The pay for Pony Express riders was $125 a month, a good income for the time. The real test came in the winter of 1860-1861. Instead of covering the entire distance from Missouri to California, most trips were confined to the distance between Fort Kearney, Nebraska, and Fort Churchill, Nevada, the termini of the telegraph Telegraph;and Pony Express[Pony Express] under construction. A schedule of thirteen days was maintained between the ends of the telegraph lines, with a total of seventeen or eighteen days for the entire distance between St. Joseph and San Francisco. From the standpoint of drama, romance, and publicity, the Pony Express was an outstanding success.

Although rates were high—it cost approximately thirty-eight dollars to deliver each letter—the number of letters carried increased from 49 to 350 per trip within a year. Nevertheless, Russell, Majors, and Waddell encountered financial difficulties. They lost about one thousand dollars per day on the operation and did not receive payment from the U.S. government for delivering freight. Losses incurred by the Pony Express alone were estimated at $500,000.

In desperation, Russell, with the cooperation of a clerk in the Department of the Interior, appropriated $870,000 in Indian Trust Fund bonds to be used as security for maintaining the firm’s credit and borrowing power. Meanwhile, the Overland Mail Company had been forced to abandon its southern route through Texas after that state had joined the Confederacy at the outbreak of the Civil War, and its equipment was moved to the central route. This company was heavily indebted to Wells, Wells, Fargo, and Company Fargo, and Company for funds advanced to outfit and maintain the line. Wells, Fargo directors on the board of the Overland Mail Company forced the retirement of John Butterfield as president and elected William Dinsmore Dinsmore, William B. to take his place.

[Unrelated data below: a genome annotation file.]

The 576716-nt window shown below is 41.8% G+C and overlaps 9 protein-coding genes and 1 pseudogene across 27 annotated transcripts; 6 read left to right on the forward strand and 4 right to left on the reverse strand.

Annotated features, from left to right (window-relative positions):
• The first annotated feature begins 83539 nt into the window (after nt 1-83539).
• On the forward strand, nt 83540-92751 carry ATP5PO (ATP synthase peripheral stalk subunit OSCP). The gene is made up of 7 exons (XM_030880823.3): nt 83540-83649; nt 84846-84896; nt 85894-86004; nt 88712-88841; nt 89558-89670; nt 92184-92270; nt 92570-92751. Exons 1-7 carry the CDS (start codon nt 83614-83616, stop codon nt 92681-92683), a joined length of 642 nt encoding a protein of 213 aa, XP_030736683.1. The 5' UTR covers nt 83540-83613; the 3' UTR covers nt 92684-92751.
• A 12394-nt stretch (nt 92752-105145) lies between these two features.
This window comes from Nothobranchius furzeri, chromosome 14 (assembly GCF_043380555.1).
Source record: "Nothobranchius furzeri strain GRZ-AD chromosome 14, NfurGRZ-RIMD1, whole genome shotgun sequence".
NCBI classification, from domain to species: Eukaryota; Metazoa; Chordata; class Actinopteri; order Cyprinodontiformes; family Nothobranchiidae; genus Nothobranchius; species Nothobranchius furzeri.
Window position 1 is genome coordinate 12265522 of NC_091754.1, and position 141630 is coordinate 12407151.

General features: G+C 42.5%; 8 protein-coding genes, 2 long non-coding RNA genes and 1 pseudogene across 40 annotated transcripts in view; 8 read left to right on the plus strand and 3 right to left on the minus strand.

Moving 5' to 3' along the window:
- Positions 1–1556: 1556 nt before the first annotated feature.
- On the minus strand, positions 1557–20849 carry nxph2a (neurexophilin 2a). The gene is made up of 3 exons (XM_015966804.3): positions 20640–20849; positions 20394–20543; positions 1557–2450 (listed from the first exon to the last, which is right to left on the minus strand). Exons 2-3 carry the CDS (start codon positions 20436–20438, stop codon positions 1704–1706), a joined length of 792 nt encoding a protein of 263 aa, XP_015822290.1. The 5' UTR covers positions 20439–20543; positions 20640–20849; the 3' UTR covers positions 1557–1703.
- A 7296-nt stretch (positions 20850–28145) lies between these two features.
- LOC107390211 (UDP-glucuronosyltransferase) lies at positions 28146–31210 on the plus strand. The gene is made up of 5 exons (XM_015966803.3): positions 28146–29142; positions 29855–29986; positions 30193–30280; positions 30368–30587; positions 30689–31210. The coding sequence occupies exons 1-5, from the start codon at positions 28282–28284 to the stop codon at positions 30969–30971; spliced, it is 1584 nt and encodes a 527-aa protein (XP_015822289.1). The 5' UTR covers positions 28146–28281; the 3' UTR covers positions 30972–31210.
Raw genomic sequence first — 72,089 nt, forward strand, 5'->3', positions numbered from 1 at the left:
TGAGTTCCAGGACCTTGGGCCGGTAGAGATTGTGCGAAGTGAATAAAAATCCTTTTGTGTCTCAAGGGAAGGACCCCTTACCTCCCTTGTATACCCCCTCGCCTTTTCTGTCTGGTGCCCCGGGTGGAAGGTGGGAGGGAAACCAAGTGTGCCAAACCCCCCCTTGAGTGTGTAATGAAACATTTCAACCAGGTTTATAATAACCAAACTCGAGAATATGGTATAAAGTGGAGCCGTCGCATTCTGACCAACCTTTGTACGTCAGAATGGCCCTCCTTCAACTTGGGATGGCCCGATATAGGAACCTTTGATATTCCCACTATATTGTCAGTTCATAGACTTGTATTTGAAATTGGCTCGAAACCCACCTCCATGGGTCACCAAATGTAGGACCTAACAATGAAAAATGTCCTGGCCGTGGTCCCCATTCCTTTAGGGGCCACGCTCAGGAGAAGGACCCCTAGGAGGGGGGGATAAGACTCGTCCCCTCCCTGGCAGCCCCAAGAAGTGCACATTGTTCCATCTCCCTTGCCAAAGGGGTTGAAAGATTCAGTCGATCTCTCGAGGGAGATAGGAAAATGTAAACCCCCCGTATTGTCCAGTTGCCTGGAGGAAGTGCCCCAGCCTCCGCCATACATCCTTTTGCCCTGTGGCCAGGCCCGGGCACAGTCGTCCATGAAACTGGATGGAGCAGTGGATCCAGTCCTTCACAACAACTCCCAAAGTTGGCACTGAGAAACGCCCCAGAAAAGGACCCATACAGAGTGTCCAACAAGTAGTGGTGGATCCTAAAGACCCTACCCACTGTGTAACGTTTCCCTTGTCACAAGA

On March 2, 1861, the reorganized company obtained a government contract that provided for a daily overland mail and a semiweekly Pony Express on the central route with an annual compensation of $1 million. Thus, the Pony Express received financial support from the federal government after July 1, 1861, and the responsibility for its operation was transferred to the Overland Mail Company controlled by Wells, Fargo. Russell, Majors, and Waddell were forced into bankruptcy, and the Pony Express was officially discontinued on October 26, 1861, two days after the overland telegraph line was completed.